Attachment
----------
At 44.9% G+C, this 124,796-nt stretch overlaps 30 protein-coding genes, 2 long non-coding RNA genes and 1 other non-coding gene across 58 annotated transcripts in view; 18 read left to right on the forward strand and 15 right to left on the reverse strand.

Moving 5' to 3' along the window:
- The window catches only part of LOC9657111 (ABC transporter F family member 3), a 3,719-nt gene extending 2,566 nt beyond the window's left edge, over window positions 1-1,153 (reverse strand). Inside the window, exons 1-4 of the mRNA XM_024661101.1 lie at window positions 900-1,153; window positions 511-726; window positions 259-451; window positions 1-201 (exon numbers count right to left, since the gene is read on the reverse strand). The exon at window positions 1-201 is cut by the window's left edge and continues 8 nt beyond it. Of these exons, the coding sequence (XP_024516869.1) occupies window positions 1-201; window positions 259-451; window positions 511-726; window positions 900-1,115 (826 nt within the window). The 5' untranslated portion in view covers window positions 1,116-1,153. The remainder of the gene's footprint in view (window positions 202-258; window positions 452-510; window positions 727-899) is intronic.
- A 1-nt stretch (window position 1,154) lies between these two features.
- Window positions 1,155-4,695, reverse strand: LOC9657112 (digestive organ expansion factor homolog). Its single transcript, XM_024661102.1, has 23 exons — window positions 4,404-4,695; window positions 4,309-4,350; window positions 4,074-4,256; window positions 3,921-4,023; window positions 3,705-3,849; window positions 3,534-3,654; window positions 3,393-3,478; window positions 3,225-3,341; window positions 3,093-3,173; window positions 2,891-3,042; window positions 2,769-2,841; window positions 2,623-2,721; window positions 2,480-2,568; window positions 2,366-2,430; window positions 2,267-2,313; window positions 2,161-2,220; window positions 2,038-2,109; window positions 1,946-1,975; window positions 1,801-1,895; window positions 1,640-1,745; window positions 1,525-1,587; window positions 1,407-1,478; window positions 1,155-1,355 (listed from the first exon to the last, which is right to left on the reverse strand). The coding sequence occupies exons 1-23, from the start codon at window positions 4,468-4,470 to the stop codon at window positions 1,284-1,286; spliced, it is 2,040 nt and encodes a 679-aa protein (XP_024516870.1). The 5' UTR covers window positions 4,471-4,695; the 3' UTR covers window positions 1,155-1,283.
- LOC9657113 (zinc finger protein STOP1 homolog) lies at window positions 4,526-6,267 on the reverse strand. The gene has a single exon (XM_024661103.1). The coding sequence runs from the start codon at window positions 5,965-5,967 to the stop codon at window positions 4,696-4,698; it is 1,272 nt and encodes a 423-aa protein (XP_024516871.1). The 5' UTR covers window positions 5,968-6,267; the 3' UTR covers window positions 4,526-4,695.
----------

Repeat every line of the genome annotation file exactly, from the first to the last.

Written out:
At 44.9% G+C, this 124,796-nt stretch overlaps 30 protein-coding genes, 2 long non-coding RNA genes and 1 other non-coding gene across 58 annotated transcripts in view; 18 read left to right on the forward strand and 15 right to left on the reverse strand.

Moving 5' to 3' along the window:
- The window catches only part of LOC9657111 (ABC transporter F family member 3), a 3,719-nt gene extending 2,566 nt beyond the window's left edge, over window positions 1-1,153 (reverse strand). Inside the window, exons 1-4 of the mRNA XM_024661101.1 lie at window positions 900-1,153; window positions 511-726; window positions 259-451; window positions 1-201 (exon numbers count right to left, since the gene is read on the reverse strand). The exon at window positions 1-201 is cut by the window's left edge and continues 8 nt beyond it. Of these exons, the coding sequence (XP_024516869.1) occupies window positions 1-201; window positions 259-451; window positions 511-726; window positions 900-1,115 (826 nt within the window). The 5' untranslated portion in view covers window positions 1,116-1,153. The remainder of the gene's footprint in view (window positions 202-258; window positions 452-510; window positions 727-899) is intronic.
- A 1-nt stretch (window position 1,154) lies between these two features.
- Window positions 1,155-4,695, reverse strand: LOC9657112 (digestive organ expansion factor homolog). Its single transcript, XM_024661102.1, has 23 exons — window positions 4,404-4,695; window positions 4,309-4,350; window positions 4,074-4,256; window positions 3,921-4,023; window positions 3,705-3,849; window positions 3,534-3,654; window positions 3,393-3,478; window positions 3,225-3,341; window positions 3,093-3,173; window positions 2,891-3,042; window positions 2,769-2,841; window positions 2,623-2,721; window positions 2,480-2,568; window positions 2,366-2,430; window positions 2,267-2,313; window positions 2,161-2,220; window positions 2,038-2,109; window positions 1,946-1,975; window positions 1,801-1,895; window positions 1,640-1,745; window positions 1,525-1,587; window positions 1,407-1,478; window positions 1,155-1,355 (listed from the first exon to the last, which is right to left on the reverse strand). The coding sequence occupies exons 1-23, from the start codon at window positions 4,468-4,470 to the stop codon at window positions 1,284-1,286; spliced, it is 2,040 nt and encodes a 679-aa protein (XP_024516870.1). The 5' UTR covers window positions 4,471-4,695; the 3' UTR covers window positions 1,155-1,283.
- LOC9657113 (zinc finger protein STOP1 homolog) lies at window positions 4,526-6,267 on the reverse strand. The gene has a single exon (XM_024661103.1). The coding sequence runs from the start codon at window positions 5,965-5,967 to the stop codon at window positions 4,696-4,698; it is 1,272 nt and encodes a 423-aa protein (XP_024516871.1). The 5' UTR covers window positions 5,968-6,267; the 3' UTR covers window positions 4,526-4,695.